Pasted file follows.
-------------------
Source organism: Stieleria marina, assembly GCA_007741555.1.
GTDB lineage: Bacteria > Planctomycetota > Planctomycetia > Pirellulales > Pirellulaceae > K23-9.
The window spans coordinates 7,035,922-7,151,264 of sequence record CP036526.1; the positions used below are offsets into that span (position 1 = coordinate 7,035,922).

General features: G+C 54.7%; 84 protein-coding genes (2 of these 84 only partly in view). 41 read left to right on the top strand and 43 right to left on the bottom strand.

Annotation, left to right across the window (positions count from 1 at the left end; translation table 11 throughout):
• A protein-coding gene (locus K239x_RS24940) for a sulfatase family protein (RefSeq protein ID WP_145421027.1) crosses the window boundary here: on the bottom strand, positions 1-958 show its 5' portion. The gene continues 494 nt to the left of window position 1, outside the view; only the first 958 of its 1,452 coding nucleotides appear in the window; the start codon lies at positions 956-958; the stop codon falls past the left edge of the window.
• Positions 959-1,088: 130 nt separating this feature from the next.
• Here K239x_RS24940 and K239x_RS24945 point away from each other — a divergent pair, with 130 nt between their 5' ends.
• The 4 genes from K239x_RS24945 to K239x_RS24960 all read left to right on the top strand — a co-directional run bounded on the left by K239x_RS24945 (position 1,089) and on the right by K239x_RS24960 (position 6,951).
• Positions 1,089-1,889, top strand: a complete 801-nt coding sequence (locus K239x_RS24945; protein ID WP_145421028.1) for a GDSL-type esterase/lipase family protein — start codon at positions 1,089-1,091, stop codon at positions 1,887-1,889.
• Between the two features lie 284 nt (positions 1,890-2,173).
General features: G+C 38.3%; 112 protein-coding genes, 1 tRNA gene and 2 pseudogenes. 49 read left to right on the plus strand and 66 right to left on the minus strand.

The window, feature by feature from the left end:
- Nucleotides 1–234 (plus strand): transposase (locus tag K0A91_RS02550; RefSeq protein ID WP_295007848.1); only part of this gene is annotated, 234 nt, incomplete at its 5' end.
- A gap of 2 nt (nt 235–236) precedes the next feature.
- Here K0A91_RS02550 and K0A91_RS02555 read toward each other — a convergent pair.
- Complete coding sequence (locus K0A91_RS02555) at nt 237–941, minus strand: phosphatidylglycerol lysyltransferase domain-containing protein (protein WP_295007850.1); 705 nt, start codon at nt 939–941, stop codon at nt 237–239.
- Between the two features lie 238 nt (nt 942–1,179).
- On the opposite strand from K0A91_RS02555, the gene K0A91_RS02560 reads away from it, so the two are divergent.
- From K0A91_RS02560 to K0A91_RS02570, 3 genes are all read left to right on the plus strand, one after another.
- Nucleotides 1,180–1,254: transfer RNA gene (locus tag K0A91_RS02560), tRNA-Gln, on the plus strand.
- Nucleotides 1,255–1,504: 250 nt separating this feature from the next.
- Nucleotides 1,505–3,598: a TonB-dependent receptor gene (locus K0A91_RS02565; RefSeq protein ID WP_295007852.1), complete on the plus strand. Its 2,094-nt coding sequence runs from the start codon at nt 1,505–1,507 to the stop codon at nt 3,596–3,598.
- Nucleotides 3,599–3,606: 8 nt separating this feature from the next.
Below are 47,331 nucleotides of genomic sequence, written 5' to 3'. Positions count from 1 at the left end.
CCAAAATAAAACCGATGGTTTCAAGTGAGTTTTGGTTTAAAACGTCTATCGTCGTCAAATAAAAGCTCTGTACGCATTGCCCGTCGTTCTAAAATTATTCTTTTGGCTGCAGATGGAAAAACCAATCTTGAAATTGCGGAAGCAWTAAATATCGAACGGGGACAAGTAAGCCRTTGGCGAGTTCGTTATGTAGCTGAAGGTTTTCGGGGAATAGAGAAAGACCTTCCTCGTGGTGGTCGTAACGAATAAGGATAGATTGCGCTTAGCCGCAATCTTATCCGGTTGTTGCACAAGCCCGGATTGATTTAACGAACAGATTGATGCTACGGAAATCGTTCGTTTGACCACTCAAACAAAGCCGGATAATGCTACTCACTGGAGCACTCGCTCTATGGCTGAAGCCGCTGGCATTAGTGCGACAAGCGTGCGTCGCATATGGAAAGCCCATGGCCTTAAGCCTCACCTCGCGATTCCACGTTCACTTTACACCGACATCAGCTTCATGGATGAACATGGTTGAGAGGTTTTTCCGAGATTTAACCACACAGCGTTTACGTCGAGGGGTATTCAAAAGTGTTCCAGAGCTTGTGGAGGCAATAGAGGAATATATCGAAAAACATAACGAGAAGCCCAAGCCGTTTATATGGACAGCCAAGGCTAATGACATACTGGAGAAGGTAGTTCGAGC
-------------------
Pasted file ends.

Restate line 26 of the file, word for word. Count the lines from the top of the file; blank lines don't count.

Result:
CCAAAATAAAACCGATGGTTTCAAGTGAGTTTTGGTTTAAAACGTCTATCGTCGTCAAATAAAAGCTCTGTACGCATTGCCCGTCGTTCTAAAATTATTCTTTTGGCTGCAGATGGAAAAACCAATCTTGAAATTGCGGAAGCAWTAAATATCGAACGGGGACAAGTAAGCCRTTGGCGAGTTCGTTATGTAGCTGAAGGTTTTCGGGGAATAGAGAAAGACCTTCCTCGTGGTGGTCGTAACGAATAAGGATAGATTGCGCTTAGCCGCAATCTTATCCGGTTGTTGCACAAGCCCGGATTGATTTAACGAACAGATTGATGCTACGGAAATCGTTCGTTTGACCACTCAAACAAAGCCGGATAATGCTACTCACTGGAGCACTCGCTCTATGGCTGAAGCCGCTGGCATTAGTGCGACAAGCGTGCGTCGCATATGGAAAGCCCATGGCCTTAAGCCTCACCTCGCGATTCCACGTTCACTTTACACCGACATCAGCTTCATGGATGAACATGGTTGAGAGGTTTTTCCGAGATTTAACCACACAGCGTTTACGTCGAGGGGTATTCAAAAGTGTTCCAGAGCTTGTGGAGGCAATAGAGGAATATATCGAAAAACATAACGAGAAGCCCAAGCCGTTTATATGGACAGCCAAGGCTAATGACATACTGGAGAAGGTAGTTCGAGC